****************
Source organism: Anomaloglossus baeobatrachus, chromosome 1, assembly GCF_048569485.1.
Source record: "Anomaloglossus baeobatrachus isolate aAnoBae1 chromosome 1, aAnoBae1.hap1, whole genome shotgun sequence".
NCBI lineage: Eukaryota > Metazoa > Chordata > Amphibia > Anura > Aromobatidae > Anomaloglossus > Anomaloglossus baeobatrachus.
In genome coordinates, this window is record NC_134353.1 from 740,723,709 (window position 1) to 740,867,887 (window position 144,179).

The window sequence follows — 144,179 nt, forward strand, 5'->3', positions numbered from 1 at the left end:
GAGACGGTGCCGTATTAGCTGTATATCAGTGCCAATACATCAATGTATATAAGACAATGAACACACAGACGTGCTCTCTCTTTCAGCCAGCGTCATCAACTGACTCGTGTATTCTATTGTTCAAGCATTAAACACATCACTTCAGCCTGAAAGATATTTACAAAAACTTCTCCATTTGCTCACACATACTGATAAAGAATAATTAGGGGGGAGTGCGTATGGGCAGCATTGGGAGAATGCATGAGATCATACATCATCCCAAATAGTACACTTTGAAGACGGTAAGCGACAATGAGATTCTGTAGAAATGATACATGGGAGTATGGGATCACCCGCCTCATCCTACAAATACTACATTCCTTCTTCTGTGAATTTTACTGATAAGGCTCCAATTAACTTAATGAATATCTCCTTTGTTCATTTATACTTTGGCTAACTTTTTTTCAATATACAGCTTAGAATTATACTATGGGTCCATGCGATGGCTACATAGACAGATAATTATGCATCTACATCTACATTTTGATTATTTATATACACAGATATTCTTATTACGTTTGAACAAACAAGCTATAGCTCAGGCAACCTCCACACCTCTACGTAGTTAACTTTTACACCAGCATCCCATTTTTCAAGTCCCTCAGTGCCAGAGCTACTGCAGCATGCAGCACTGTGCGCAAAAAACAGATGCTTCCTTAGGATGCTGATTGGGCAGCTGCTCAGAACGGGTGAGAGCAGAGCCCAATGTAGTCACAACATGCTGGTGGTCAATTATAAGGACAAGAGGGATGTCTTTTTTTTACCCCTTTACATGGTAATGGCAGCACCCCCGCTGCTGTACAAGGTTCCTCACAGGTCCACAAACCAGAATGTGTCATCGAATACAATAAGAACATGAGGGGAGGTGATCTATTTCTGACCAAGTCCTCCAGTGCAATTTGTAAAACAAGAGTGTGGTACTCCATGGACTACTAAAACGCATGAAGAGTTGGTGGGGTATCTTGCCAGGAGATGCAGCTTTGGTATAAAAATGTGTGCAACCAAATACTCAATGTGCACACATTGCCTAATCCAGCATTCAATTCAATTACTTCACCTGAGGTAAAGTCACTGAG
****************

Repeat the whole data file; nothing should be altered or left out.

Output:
Source organism: Anomaloglossus baeobatrachus, chromosome 1, assembly GCF_048569485.1.
Source record: "Anomaloglossus baeobatrachus isolate aAnoBae1 chromosome 1, aAnoBae1.hap1, whole genome shotgun sequence".
NCBI lineage: Eukaryota > Metazoa > Chordata > Amphibia > Anura > Aromobatidae > Anomaloglossus > Anomaloglossus baeobatrachus.
In genome coordinates, this window is record NC_134353.1 from 740,723,709 (window position 1) to 740,867,887 (window position 144,179).

The window sequence follows — 144,179 nt, forward strand, 5'->3', positions numbered from 1 at the left end:
GAGACGGTGCCGTATTAGCTGTATATCAGTGCCAATACATCAATGTATATAAGACAATGAACACACAGACGTGCTCTCTCTTTCAGCCAGCGTCATCAACTGACTCGTGTATTCTATTGTTCAAGCATTAAACACATCACTTCAGCCTGAAAGATATTTACAAAAACTTCTCCATTTGCTCACACATACTGATAAAGAATAATTAGGGGGGAGTGCGTATGGGCAGCATTGGGAGAATGCATGAGATCATACATCATCCCAAATAGTACACTTTGAAGACGGTAAGCGACAATGAGATTCTGTAGAAATGATACATGGGAGTATGGGATCACCCGCCTCATCCTACAAATACTACATTCCTTCTTCTGTGAATTTTACTGATAAGGCTCCAATTAACTTAATGAATATCTCCTTTGTTCATTTATACTTTGGCTAACTTTTTTTCAATATACAGCTTAGAATTATACTATGGGTCCATGCGATGGCTACATAGACAGATAATTATGCATCTACATCTACATTTTGATTATTTATATACACAGATATTCTTATTACGTTTGAACAAACAAGCTATAGCTCAGGCAACCTCCACACCTCTACGTAGTTAACTTTTACACCAGCATCCCATTTTTCAAGTCCCTCAGTGCCAGAGCTACTGCAGCATGCAGCACTGTGCGCAAAAAACAGATGCTTCCTTAGGATGCTGATTGGGCAGCTGCTCAGAACGGGTGAGAGCAGAGCCCAATGTAGTCACAACATGCTGGTGGTCAATTATAAGGACAAGAGGGATGTCTTTTTTTTACCCCTTTACATGGTAATGGCAGCACCCCCGCTGCTGTACAAGGTTCCTCACAGGTCCACAAACCAGAATGTGTCATCGAATACAATAAGAACATGAGGGGAGGTGATCTATTTCTGACCAAGTCCTCCAGTGCAATTTGTAAAACAAGAGTGTGGTACTCCATGGACTACTAAAACGCATGAAGAGTTGGTGGGGTATCTTGCCAGGAGATGCAGCTTTGGTATAAAAATGTGTGCAACCAAATACTCAATGTGCACACATTGCCTAATCCAGCATTCAATTCAATTACTTCACCTGAGGTAAAGTCACTGAG